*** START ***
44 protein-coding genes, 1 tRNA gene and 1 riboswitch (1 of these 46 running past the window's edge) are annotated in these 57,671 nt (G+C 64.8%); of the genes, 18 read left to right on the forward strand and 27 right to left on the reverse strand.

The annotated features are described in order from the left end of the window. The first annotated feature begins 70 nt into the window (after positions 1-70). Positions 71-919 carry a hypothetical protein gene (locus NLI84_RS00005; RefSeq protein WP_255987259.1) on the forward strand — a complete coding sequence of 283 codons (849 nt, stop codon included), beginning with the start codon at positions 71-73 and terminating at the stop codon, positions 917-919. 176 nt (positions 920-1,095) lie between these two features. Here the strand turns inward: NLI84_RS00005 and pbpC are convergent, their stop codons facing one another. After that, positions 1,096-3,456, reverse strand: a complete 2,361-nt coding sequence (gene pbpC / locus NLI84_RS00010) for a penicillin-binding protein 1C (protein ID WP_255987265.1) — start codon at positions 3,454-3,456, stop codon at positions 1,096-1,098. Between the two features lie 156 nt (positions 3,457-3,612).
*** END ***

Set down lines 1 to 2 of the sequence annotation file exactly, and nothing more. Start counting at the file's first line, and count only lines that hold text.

44 protein-coding genes, 1 tRNA gene and 1 riboswitch (1 of these 46 running past the window's edge) are annotated in these 57,671 nt (G+C 64.8%); of the genes, 18 read left to right on the forward strand and 27 right to left on the reverse strand.

The annotated features are described in order from the left end of the window. The first annotated feature begins 70 nt into the window (after positions 1-70). Positions 71-919 carry a hypothetical protein gene (locus NLI84_RS00005; RefSeq protein WP_255987259.1) on the forward strand — a complete coding sequence of 283 codons (849 nt, stop codon included), beginning with the start codon at positions 71-73 and terminating at the stop codon, positions 917-919. 176 nt (positions 920-1,095) lie between these two features. Here the strand turns inward: NLI84_RS00005 and pbpC are convergent, their stop codons facing one another. After that, positions 1,096-3,456, reverse strand: a complete 2,361-nt coding sequence (gene pbpC / locus NLI84_RS00010) for a penicillin-binding protein 1C (protein ID WP_255987265.1) — start codon at positions 3,454-3,456, stop codon at positions 1,096-1,098. Between the two features lie 156 nt (positions 3,457-3,612).